Plesiobatidae Plesiobatidae - (Deepwater stingrays) Indo-Pacific: off Mozambique, Hawaiian Islands, and possibly southern China. Nasal curtain incompletely united, not reaching the mouth. Maximum length 2.7 m. Family established by Nishida (1990) with the single species Plesiobatis daviesi, formerly assigned to the genus Urotrygon.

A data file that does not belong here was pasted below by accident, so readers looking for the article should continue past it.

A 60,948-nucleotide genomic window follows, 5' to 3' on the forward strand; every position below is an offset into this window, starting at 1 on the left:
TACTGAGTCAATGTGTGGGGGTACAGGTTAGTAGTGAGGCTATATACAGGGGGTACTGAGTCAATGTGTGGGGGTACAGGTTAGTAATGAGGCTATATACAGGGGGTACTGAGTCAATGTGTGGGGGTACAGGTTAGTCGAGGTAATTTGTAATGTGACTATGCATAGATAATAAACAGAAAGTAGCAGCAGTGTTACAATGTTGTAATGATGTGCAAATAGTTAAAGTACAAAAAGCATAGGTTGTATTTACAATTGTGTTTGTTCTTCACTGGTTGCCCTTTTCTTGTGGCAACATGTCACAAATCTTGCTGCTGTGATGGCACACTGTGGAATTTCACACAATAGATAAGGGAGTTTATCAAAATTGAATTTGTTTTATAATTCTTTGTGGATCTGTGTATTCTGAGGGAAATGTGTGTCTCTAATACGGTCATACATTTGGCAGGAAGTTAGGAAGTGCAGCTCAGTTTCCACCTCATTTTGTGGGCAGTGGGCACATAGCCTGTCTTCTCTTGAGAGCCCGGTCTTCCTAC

Potamotrygonidae Potamotrygonidae - (River stingrays) Neotropical freshwater stingrays of the family Potamotrygonidae presently comprise three genera (Potamotrygon, Paratrygon and Plesiotrygon) and at least 18 species. The family has an extensive taxonomic history dating back to 1834, but was known long before formal taxonomic recognition (Castex, 1963a). Potamotrygonids are much maligned and feared because of their venomous caudal stings, but pose little or no threat if not stepped on or directly interfered with. The Potamotrygonidae is the only living chondrichthyan family restricted to freshwater habitats. Potamotrygonid stingrays are clearly monophyletic, sharing unique morphological and physiological specializations, including a pelvis with a greatly expanded anterior median process (pre-pelvic process), blood with low concentrations of urea, and reduction of the rectal gland (Garman, 1877; Thorson et al., 1983a). They are generally medium to large sized batoids, ranging from about 25 cm in disc width or length to more than 100 cm in adults of some species. Species of Potamotrygon have moderately stout and short tails, usually shorter than disc length, whereas Paratrygon and Plesiotrygon have slender, filiform and whiplike tails (in Paratrygon the tail is very long in juveniles but absolutely reduced in adults, and in Plesiotrygon it is much longer than disc length but also stout at base). The dorsal surface of the disc and tail are usually covered with many denticles, thorns and tubercles. The caudal sting (or serrated spine) is a rigid dermal derivative, located on the dorsal surface of the tail, containing small lateral serrations directed toward its base and an acute distal tip. The sting is reduced and situated closer to the tail base in Paratrygon, but well developed and located farther posteriorly in both Plesiotrygon and Potamotrygon. The stings contain longitudinal grooves to conduct venom produced in special glands at their bases, and are continuously worn, shed and replaced; up to four stings may be present in one individual. Additionally, many species have enlarged, non-venomous spines on disc margins or over tail, sometimes in numerous rows. The disc is usually slightly longer than wide (especially in Paratrygon), and covers most of the pelvic fins posteriorly (but less in Plesiotrygon). Dorsal and caudal fins are absent, but membranous skin folds (finfolds), with rudimentary internal radial elements, occur in Potamotrygon on both upper and lower tail midlines posterior to caudal stings (only ventral finfold is present in Plesiotrygon, and finfolds are absent in Paratrygon). The eyes are moderately large in Potamotrygon, but smaller and less protruded in Paratrygon and Plesiotrygon. Oral teeth are small with short cusps (more prominent in adult males), in usually less than 50 rows in either jaw (large specimens of Plesiotrygon may have more than 60 rows), and set in quincunx. Most potamotrygonid species have colorful dorsal arrangements, including spots of various dimensions, ocelli, reticulate patterns, and vermiform markings, which are generally species-specific, and grey, brown or black background coloration. Potamotrygonids are ovoviviparous (aplacentally viviparous), and the developing embryos are nourished by uterine milk secreted by trophonemata (Thorson et al., 1983b). Both uteri are functional and appear to be synchronous. Gestation may be restricted to certain stations or occur throughout the year, and the number of young produced in each gestation varies among species, but is usually from two to seven. Potamotrygonids only occur in South American rivers that drain into the Atlantic Ocean or Caribbean Sea. They are are conspicuously absent, however, from the São Francisco basin in northeastern Brazil, rivers that drain into the Atlantic from the Atlantic rainforest of northeastern and southeastern Brazil, the upper Paraná basin, and rivers south of the La Plata river in Argentina. Generally, most potamotrygonid species have distributions restricted to a single basin or river system, with only a few species present in more than one basin (e.g. Potamotrygon motoro, Potamotrygon orbignyi). Some species are even restricted to a single river (e.g. Potamotrygon leopoldi). This high endemism has led recent workers to express concern that some species may be endangered (Compagno & Cook, 1995; Rosa & Menezes, 1996), or are at least clearly vulnerable at present (two species are cited on the IUCN Red List as "data deficient"). Potamotrygonids are generally not consumed as food, but are commercialized in increasing quantity by the aquarium trade, and are only seldomly bred in captivity for commercial purposes. Further studies on their population structure and dynamics are therefore very much needed. The literature concerning potamotrygonids is vast. After the revision of Garman (1913), the next taxonomic study to treat the entire family is that of Rosa (1985a). Anatomical descriptions can be found in Garman (1877, 1913), Thorson & Watson (1975), Rosa (1985a), Nishida (1990), Taniuchi & Ishihara (1990), and Lovejoy (1996). Their phylogenetic relationships have been treated by Rosa (1985a), Dingerkus (1995), Lovejoy (1996) and McEachran et al. (1996). Accounts of their natural history are presented by Castex (1964a) and Castello (1975). Physiological aspects of potamotrygonids are summarized in Thorson et al. (1983a), and the reproductive biology of certain species by Thorson et al. (1983b), Teshima & Takeshita (1992), and Lasso et al. (1997a). Their historical biogeography has been studied by Brooks et al. (1981), Lovejoy (1996, 1997), Lovejoy et al. (1998), and Lundberg (1998). Recent descriptions of fossil remains (mostly isolated denticles) can be found in Deynat & Brito (1996) and Lundberg (1997). Recent taxonomic and historic compilations are those by Compagno & Cook (1995) and Zorzi (1995), and the extensive literature on potamotrygonid parasites is summarized in Brooks & Amato (1992). The following account is mostly based on original work by the first author, supplemented by information from Rosa (1985a) concerning type specimens of Potamotrygon deposited in museums in Argentina. This account differs from the revision of Rosa (1985a) in relation to the fate of various nominal species, and is also more conservative, recognizing fewer species. At least five new species have been found and are not included here (these are presently being described elsewhere). Taxonomic work on the family is constrained by the fact that many species of Potamotrygon are poorly described, lack adequate material, or present much intraspecific variation in coloration. This is compounded by generally overlapping meristic and morphometric features among species of Potamotrygon (both other genera are monotypic). Therefore, the approach adopted here has been to not recognize certain species that are inadequately defined at present, or that lack adequate material for proper characterization (e.g. Potamotrygon dumerilii,Potamotrygon humerosa). The current account is a working summary of the family, one that is subject to modifications as more collecting and research is conducted. This family is treated as it has traditionally been used in the literature, i.e. restricting it to Potamotrygon, Paratrygon and Plesiotrygon only, and refrain from including other genera that have recently been hypothesized as being their sister-taxa (amphi-American Himantura and Taeniura; Lovejoy, 1996; McEachran et al. 1996). Note that DW is disc width, and DL is disc length, which are standard measurements in stingrays (total length is usually not used as the distal tip of the tail is frequently missing in specimens).